“Selena has two mommies.”
This surprising announcement was made by Selena’s friend at the summer camp where I met the two 8-year-old girls last summer. The statement wasn’t surprising because the girl had two mothers, but more so because she had two mothers and was accepted by the conservative, upper-middle-class community she lived in. This typically is not the case, as the term “parent” tends to have a rigid and exclusive meaning in America.
In New Jersey, where this particular summer
camp was located, former Gov. Jim McGreevey
had filed a custody petition asking for joint custody of his 5-year-old daughter. According to the “New York Times,” he was trying to prevent being cutoff from his child because of issues his wife has with his sexuality.
He only asked for joint custody. And if he wasn’t gay, this likely wouldn’t be a debate.The Evesham School District, also in New Jersey, showed its third-grade classes a video about diversity among families, including homosexual
couples. Parents protested furiously until the school district pulled the video. Now, we understand that the term “parent” doesn’t apply to homosexuals raising a child.
Society generally denies them the right to a parental title. Questions about whether same-sex couples should be allowed to adopt, or whether homosexuals should be allowed legal rights to their partner’s biological children are still widely debated.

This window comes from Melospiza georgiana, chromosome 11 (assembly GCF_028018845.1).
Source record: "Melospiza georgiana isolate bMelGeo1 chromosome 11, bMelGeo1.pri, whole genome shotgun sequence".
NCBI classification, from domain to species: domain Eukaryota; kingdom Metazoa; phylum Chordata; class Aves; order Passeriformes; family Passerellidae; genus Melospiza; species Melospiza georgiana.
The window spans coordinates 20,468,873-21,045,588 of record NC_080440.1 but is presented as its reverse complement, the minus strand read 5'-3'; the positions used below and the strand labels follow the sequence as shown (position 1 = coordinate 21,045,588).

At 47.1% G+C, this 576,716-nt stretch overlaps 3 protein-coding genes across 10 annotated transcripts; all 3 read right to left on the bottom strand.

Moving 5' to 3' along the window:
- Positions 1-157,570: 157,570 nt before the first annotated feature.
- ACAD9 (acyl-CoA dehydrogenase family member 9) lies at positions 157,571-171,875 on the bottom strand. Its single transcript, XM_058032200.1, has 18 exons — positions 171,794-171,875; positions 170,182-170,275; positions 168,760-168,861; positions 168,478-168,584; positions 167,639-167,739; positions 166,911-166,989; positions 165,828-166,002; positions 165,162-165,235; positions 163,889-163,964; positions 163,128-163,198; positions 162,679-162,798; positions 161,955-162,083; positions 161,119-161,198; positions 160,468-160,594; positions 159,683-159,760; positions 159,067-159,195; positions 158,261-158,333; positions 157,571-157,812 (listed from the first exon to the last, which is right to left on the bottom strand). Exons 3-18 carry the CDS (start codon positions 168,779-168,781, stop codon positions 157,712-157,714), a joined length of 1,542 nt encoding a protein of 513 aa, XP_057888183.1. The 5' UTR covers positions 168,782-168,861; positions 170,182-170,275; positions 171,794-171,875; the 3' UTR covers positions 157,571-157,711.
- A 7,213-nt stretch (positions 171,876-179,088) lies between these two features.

Now, the U.S. State Department has tightened the definition of who can be considered a parent. The Department began requesting DNA testing as proof that immigrants are family members of those already living here. But sometimes the DNA didn’t match. It became increasingly difficult for these people to bring their loved ones to the United States without that DNA proof of blood relation.
The definition of a parent has become as exclusive as it can get – the egg donor and the sperm donor. I use the term “donor,” because sometimes that’s all biological parents are to their offspring. Not every person who makes a baby becomes part of that child’s life. Otherwise we wouldn’t have so many children living in foster homes.
Today, homes are as diverse as anybody could imagine. A family today might include a couple and children they’ve had together or children they’ve had from previous marriages. It might be a single parent raising his or her biological child or a foster child. It could even be a grandparent raising a grandchild.Society should not begrudge these people the title of “parent,” and say that these are not families. Some children are closer to a step-parent than they ever were to their biological parent. Some children have two mothers and maybe don’t see their biological father, or vice versa.
Clearly, Selena wouldn’t be accepted by many families in Evesham. No one has the right to deny that the two women raising her are her mothers. Just as the State Department has no right to specify that “family” is limited to blood relations.
They shouldn’t even ask for these DNA tests, which they claim are a security precaution.
DNA testing can’t determine a person’s intentions. And they certainly can’t prove whether or not a person is a terrorist.
Ultimately, blood and sexuality don’t determine what makes a person a mother or father. Supporting a child as he or she grows up – making sure he or she goes to school and does homework, has a place to sleep, clothes to wear and food to eat – is what truly makes a parent. Parents are the people who offer an embarrassing round of congratulations when their son finally brings home an A in Algebra, or who wait up half the night when their daughter didn’t make it home by curfew. No one has the right to say otherwise.
Ashley Helaudais can be reached at email@example.com.